With the Covid-19 virus sweeping the globe in a terrifying fashion, people are finding their normal lives upended as pandemic control measures come into effect. The key to flattening the curve of future illness numbers is the idea of social distancing, which is essentially keeping to one's self and avoiding as much unnecessary contact with groups of people as possible. Governments have also leaped into action, with many taking measures to shut down nonessential services while others declare states of emergency and close their borders. Time will tell if the steps taken are enough to truly ameliorate the crisis. In the midst of all this chaos, however, businesses still need to pay expenses to keep things running. Some companies and industries are unfortunately going to be hit much harder by this outbreak than others. Here are 10 businesses that will suffer the most during this pandemic.
10. Movie Theatres
Movie theatres have been around for many years, though their forms have gone through many incarnations. This virus, however, may prove to have a devastating effect on this entertainment sector as it is one that relies on the gathering of large amounts of people into a single auditorium to view films. With social isolation measures becoming the norm, theatres in many places have had to shut down entirely to help control the spread of the disease. These public-facing commercial operations are likely to be hit hard as the audience they cater to stops coming out for shows.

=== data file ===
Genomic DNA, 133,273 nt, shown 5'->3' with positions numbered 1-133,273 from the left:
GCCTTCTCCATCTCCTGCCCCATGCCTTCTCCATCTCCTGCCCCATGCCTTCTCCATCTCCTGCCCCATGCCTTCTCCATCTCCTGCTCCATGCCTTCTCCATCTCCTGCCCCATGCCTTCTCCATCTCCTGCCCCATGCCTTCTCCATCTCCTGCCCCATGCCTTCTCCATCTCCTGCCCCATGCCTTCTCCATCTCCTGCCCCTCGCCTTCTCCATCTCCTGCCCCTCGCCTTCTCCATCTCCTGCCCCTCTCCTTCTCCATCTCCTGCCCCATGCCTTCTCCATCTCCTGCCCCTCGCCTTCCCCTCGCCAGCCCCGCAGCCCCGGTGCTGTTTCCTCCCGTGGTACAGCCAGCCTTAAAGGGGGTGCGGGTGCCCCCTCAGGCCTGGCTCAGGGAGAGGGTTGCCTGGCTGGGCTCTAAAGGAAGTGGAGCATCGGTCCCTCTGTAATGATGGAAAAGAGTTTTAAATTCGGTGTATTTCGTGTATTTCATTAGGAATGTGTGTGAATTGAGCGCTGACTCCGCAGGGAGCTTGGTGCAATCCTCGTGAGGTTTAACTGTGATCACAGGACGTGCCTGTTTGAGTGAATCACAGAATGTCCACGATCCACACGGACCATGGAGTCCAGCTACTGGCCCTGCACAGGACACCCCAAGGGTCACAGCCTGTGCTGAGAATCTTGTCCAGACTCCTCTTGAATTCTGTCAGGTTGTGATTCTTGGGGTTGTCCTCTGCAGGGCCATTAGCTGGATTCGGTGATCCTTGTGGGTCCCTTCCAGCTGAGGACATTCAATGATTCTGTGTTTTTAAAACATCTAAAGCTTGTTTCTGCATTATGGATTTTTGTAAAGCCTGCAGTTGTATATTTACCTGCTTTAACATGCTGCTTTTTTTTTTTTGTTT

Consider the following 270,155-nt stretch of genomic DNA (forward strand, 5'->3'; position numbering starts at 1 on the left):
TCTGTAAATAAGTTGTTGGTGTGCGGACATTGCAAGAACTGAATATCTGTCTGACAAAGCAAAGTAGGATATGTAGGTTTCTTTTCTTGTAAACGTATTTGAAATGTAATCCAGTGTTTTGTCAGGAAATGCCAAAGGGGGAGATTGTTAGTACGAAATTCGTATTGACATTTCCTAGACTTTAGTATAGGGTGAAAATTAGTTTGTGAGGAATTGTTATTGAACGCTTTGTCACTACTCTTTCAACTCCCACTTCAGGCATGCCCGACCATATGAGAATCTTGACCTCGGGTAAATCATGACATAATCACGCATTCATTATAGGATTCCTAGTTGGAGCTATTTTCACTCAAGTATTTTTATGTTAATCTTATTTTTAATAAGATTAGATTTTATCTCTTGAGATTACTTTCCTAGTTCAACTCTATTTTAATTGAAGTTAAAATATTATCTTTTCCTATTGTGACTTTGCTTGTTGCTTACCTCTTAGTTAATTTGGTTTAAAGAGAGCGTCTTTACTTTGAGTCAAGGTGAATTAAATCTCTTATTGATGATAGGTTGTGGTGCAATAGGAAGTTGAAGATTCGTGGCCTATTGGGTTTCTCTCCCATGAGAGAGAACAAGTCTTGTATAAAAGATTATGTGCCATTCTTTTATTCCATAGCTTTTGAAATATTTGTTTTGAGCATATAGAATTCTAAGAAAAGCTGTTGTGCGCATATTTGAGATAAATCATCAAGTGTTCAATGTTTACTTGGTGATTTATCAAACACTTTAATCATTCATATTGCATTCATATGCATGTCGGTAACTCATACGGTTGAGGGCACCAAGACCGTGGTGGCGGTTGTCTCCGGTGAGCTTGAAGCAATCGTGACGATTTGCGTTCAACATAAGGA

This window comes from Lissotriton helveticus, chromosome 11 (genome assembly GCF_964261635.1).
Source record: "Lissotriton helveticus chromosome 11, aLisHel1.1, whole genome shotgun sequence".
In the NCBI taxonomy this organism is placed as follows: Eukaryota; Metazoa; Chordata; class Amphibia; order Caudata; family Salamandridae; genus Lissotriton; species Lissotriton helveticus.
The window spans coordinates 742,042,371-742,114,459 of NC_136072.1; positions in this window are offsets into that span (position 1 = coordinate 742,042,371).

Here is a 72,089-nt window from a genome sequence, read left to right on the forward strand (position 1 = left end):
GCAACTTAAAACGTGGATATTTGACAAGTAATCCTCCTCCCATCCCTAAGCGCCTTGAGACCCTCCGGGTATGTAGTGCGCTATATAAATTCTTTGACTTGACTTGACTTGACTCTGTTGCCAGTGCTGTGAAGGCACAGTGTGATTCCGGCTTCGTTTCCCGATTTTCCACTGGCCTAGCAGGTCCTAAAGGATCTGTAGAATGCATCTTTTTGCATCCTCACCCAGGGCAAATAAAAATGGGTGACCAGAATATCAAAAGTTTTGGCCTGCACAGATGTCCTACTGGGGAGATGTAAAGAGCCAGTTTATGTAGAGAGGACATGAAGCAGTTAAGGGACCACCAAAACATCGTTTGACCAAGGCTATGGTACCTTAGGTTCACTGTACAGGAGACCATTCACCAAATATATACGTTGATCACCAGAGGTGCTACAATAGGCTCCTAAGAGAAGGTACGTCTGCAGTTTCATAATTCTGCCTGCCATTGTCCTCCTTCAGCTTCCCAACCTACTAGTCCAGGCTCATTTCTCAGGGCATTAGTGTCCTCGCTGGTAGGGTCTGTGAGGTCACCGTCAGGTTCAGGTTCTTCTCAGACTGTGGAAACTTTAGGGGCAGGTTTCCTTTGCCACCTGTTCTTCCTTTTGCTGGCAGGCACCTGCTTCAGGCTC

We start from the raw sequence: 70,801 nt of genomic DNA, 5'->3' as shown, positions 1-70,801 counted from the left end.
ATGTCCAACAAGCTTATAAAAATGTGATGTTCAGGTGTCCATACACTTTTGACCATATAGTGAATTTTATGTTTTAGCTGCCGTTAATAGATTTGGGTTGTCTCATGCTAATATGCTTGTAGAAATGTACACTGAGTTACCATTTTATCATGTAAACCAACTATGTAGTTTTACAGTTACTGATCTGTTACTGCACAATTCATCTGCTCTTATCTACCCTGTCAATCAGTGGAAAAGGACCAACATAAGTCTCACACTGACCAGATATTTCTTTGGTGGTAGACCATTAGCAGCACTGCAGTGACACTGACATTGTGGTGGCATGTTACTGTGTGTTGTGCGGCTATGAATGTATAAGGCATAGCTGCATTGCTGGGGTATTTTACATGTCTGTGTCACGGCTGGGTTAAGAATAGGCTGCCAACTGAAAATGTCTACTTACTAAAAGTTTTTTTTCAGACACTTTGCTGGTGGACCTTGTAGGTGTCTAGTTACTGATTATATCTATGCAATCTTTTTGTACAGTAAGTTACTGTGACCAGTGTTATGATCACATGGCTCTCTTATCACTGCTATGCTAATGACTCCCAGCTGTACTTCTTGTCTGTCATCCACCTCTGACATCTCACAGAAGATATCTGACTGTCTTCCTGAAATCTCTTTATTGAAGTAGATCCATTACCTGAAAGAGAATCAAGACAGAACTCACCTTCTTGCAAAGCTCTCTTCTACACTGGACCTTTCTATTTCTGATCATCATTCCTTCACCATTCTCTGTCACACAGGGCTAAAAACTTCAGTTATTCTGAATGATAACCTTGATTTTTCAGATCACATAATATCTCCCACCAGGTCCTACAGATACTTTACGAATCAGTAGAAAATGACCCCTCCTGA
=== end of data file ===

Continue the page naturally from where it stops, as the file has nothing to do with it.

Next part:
Restaurants are another area of business activity that relies heavily on the gathering of high numbers of people into relatively small and enclosed spaces. What makes things even worse for this industry is just how razor-thin individual restaurant margins can be, meaning that even as their sales dry up, they're still incurring lots of other expenses that make it hard to keep the lights on. These places are where meals are usually served and eaten on the premises but even a shift to take-out and food delivery might not prove enough to keep smaller places afloat.
Circuses are not something that one experiences on a daily basis, but when you do see a show it tends to stick out in memory. Typically these places feature a company of performers who put on an array of entertaining displays, ranging from clowns, acrobats, and trained animals to musicians, dancers, and high flying performers. Unfortunately, this is an area that is hit hard by the pandemic as their high operating costs and sometimes large employee numbers means that they need people to come out and see shows in order to stay in business.
7. Concert and Event Organizers
Running in a similar vein as the circuses is the whole sector of concerts, live events, and the organizers that make a living off putting these shows together to dazzle and entrance attendees. These live music performances can feature bands, soloists, and a whole array of performers, from opening acts to headliners. They also tend to be tightly packed affairs where tickets are sold till capacity is reached, leaving the place bustling with tons of potential vectors of infection. As people stay home and avoid crowds, this area of business is likely to take a hit.
Cruises are a luxurious escape from reality. Interested vacation goers can board large passenger ships and depart on voyages where the appeal lies in the amenities and experiences onboard the ship as well as the various destinations that they see along the way. Unfortunately, this is also a sector of business that relies heavily on drawing in big crowds who are willing to stay in busy, high-density locations for days on end. Cruises are being hit particularly hard by everything that's been going on, with possible talks of a corporate bailout in the works.